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Some had wheels that flipped, but these had to be pulled or pushed. A few of the early 19th-century drive toy trains were made from tinplate, such as the large, durable, stylized locomotive toys from the U.S., that were painted gold and red and decorated with hearts and flowers. model trains g scale for sale

Around 1875, technological advancements in materials and manufacturing allowed tin to be stamped, cut, rolled, and lithographed faster than ever before.
Toy trains were revolutionized when Märklin, a German firm which specialized in doll house accessories, sought to make an equivalent toy for boys in which a constant revenue stream could be guaranteed by purchasing add-on accessories for decades after the first purchase. Along with boxed sets comprising a train and track, Märklin offered extra track, rolling stock, and buildings offered separately, creating the predecessor to the modern model train layout featuring scenery and buildings along with a working train.

Electric trains followed, with the first appearing in 1897, made from the U.S. firm Carlisle & Finch. As residential use of electricity became more common in the early 20th century, electric trains gained popularity and as time went on, these electric trains grew in sophistication, gaining light, the ability to change direction, to emit a whistling sound, to smoke, to couple and uncouple cars and even load and unload cargo. Toy trains from the first half of the 20th century were often made of lithographed tin; later trains were frequently made mainly of plastic.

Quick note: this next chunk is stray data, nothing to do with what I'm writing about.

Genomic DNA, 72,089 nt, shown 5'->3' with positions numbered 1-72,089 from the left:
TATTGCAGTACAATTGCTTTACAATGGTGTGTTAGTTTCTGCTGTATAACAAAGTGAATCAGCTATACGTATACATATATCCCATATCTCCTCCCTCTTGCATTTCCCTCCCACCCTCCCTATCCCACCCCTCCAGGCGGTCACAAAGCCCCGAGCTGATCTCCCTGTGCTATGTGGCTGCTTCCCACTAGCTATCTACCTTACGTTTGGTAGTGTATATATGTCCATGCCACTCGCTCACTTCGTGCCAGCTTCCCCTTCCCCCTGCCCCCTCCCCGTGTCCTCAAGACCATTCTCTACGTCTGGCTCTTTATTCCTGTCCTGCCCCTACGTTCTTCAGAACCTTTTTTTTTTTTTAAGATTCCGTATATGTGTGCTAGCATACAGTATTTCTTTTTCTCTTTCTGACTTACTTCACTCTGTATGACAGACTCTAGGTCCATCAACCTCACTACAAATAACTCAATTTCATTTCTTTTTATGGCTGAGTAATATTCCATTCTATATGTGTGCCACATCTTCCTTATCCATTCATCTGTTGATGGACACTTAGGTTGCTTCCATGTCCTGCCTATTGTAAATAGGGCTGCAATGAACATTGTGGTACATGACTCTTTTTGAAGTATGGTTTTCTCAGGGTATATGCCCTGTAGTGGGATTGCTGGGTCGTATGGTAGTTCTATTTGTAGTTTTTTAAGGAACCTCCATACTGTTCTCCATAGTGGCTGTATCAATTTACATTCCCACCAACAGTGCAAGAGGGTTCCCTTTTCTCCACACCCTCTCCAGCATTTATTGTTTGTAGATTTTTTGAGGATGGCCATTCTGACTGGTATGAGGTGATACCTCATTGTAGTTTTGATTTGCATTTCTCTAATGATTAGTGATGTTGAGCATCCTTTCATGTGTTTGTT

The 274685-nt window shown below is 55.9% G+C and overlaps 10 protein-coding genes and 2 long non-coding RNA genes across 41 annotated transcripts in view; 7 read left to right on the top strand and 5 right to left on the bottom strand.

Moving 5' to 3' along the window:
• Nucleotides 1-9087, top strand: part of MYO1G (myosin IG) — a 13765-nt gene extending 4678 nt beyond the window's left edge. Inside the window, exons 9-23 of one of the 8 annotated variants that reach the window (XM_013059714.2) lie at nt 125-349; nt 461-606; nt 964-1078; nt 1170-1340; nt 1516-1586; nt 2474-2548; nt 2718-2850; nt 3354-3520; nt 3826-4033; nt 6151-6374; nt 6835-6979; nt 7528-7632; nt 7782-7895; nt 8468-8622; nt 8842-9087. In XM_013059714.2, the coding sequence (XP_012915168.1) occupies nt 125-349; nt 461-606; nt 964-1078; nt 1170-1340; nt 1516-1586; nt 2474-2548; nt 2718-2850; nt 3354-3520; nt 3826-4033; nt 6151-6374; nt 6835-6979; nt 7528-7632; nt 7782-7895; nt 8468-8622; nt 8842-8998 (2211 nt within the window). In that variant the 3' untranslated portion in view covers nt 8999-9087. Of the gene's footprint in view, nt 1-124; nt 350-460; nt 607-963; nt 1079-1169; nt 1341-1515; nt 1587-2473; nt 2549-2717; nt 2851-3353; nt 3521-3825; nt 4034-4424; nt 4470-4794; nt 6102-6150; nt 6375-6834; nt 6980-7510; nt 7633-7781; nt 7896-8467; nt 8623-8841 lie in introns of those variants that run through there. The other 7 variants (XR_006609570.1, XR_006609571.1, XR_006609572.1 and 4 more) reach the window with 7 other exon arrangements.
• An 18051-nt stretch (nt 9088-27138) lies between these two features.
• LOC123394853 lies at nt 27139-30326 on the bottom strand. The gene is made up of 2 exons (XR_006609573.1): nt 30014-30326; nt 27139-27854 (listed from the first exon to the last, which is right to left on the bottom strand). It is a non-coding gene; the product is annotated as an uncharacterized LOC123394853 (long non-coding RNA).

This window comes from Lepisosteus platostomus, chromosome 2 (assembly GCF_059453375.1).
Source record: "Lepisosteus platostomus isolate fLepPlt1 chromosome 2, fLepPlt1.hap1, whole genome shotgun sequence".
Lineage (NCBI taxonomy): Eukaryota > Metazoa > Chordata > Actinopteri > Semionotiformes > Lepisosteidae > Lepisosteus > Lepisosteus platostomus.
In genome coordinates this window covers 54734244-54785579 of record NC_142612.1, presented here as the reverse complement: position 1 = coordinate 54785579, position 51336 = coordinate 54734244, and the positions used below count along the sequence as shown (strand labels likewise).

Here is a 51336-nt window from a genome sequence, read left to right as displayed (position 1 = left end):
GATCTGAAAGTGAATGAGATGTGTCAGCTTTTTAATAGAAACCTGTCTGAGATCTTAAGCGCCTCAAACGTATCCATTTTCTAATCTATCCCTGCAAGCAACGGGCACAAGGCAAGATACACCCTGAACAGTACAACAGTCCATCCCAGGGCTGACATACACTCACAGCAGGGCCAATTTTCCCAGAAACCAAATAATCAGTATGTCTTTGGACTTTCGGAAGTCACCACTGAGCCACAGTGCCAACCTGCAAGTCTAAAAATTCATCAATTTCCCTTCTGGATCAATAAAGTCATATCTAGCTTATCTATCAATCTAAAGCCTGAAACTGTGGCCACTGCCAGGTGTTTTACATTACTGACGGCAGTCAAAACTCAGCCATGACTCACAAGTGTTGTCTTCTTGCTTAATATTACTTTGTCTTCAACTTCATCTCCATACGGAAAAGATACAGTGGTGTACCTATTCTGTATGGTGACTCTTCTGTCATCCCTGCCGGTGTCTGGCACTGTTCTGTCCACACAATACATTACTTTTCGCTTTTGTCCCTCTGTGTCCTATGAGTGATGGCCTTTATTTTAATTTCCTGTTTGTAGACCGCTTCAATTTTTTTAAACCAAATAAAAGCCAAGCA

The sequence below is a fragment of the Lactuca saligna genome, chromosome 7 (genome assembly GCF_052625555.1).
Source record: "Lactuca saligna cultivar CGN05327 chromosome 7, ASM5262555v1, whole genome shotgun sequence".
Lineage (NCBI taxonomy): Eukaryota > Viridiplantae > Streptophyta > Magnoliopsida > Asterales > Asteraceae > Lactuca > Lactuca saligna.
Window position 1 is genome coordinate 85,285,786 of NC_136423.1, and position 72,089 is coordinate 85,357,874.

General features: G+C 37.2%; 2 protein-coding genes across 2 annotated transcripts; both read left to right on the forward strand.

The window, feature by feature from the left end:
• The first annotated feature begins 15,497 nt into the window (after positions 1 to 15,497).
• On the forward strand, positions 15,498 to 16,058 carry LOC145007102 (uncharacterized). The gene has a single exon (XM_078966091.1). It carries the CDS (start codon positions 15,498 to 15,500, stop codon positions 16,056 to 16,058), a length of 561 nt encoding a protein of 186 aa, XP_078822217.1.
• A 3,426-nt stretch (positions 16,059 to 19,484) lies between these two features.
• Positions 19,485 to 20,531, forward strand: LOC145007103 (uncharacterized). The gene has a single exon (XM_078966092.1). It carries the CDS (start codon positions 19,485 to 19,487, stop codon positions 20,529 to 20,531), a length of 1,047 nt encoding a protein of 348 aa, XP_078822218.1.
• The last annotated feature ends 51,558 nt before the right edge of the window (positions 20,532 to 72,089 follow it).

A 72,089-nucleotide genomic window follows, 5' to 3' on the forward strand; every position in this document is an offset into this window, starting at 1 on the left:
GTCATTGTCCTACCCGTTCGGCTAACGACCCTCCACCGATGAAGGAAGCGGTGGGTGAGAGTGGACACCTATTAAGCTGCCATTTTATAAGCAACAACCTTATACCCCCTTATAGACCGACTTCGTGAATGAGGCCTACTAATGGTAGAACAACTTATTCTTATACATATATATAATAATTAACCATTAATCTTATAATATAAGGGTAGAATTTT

Pull toys and wind-up trains were marketed by kids, while electrical trains were marketed towards teenagers, particularly teenaged boys. It was during the 1950s that the modern emphasis on realism in model railroading began to catch on.

Today, S gauge and O gauge railroads continue to be considered toy trains by their adherents and are often accessorized with semi-scale model buildings by Plasticville or even K-Line (who owns the rights to the Plasticville-like buildings produced by Marx from the 1950s into the 1970s). However, due to their high cost, one is more likely to locate an HO scale or N scale train set at a toy store than a O scale set.

Many modern electric toy trains comprise sophisticated electronics which emit digitized sound effects and allow the operator to securely and easily run several remote controller trains on a single loop of course. In the last few years, many toy train operators will operate a train using a TV camera in the front part of the motor and hooked up to a display, such as pc monitor. This will show a picture, like that of a genuine (smaller size) railroad)

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